Charlie Rose, Yorick Starr and Teresa Zien
Managing directors at Invesco
Last year's rank: 42
In surfing, those who relentlessly chase every opportunity often find themselves worn out, pinned beneath sets of waves when things go wrong. But having the discipline to be picky — and, like Invesco, to commit only to sure bets during the current period of anxiety — guarantees you will ride above the competition.
While originations dipped slightly in 2022, down to $3.4 billion from the previous year’s record-setting $4.1 billion, Invesco stayed busy, closing on the origination of 30 new loans and serving as the second most active pure-play debt fund. Charlie Rose said the firm’s established, diversified formula — transitioning to senior loans with a sole focus on industrial, multifamily, life sciences and single-family rental deals with long-term clients — continues to play. The firm has a number of high-end industrial and multifamily deals in the pipeline for the rest of 2023, and since 2018, has dropped its office holdings from 45 percent to just under 18 percent.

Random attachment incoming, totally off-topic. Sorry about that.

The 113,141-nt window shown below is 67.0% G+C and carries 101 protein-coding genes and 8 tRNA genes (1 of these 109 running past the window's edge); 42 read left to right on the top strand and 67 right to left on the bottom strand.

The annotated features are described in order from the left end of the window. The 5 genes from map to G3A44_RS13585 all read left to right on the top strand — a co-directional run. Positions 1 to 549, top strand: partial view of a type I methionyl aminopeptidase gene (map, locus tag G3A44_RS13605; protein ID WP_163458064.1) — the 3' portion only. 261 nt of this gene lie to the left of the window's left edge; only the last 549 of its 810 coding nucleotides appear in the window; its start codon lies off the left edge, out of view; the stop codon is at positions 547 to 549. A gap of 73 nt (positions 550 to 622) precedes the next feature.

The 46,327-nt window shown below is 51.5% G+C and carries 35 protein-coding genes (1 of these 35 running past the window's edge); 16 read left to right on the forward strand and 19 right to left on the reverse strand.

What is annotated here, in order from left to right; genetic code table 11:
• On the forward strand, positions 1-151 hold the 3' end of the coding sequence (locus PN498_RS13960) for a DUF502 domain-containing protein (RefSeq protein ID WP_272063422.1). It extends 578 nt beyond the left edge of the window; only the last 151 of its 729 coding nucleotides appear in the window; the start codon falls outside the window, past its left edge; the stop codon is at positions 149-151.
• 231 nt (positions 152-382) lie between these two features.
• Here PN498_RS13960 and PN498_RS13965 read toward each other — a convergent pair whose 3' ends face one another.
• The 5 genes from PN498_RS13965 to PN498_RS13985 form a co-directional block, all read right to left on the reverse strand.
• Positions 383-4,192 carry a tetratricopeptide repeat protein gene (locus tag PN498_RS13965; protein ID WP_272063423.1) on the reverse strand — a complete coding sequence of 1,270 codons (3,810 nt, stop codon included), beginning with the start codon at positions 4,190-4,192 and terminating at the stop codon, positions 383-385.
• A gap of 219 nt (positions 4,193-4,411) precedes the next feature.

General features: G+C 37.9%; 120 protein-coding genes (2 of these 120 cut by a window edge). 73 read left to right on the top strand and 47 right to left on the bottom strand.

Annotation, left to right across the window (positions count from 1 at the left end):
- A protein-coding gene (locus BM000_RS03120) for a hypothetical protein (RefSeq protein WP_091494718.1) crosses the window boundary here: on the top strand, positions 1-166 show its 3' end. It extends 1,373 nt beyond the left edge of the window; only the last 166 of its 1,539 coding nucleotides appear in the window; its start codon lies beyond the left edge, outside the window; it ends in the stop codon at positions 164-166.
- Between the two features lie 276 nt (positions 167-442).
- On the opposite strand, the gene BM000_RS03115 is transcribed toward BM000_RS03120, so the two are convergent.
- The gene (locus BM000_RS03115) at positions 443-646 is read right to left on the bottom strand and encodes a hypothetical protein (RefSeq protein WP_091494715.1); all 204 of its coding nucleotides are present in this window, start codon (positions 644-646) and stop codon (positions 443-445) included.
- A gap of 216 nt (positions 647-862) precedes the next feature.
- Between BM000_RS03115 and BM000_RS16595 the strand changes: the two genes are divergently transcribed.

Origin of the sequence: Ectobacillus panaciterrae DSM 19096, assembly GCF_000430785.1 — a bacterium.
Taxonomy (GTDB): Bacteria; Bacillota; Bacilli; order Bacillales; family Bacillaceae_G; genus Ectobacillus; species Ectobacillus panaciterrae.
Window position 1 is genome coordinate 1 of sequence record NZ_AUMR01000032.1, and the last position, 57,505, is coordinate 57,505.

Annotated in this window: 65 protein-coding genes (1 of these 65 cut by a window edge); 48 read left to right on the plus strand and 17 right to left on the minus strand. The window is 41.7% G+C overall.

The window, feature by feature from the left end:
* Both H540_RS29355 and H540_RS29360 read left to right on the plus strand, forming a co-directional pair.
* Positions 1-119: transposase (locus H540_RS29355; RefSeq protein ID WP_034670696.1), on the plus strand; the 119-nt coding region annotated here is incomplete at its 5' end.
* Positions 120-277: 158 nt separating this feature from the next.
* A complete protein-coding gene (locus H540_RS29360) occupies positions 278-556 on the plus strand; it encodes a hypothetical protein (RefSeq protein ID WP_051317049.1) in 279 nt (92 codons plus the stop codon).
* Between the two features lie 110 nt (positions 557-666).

It’s a credit over yield approach, said Rose, staying true to a focus on the best borrowers, and eschewing a temporary opportunity for excess yield to instead be an all-weather friend for the best clients, who came out in the second half of 2022. “We’re not chasing the market during the most frothy times, and we ensure that we can remain in the market for every phase of the market cycle,” Rose added.
Rose speaks of a team laser-focused, aggressive and quick to act: 2022’s biggest deal for Invesco, a $575 million whole loan for Aperture Del Mar, a San Diego life sciences campus, perfectly illustrated that streamlined approach. Amid capital markets volatility and rising rates, the deal was closed in less than six months, sponsored by Gemdale Corporation, and it nabbed Neurocrine, an established biotech player with a $9 billion market cap, as the sole tenant occupying 100 percent of the project.
Invesco has become a leading life sciences lender, but with a focus on differentiated assets in only the top three markets — avoiding any risky or flashy opportunities — it makes moves that match its convictions.
“What we have seen without fail is that during periods of disruption, we’re able to step in and be that stable hand for our best relationships,” Rose said, “and, ultimately, on the other side of the disruption, gain market share.” —P.S.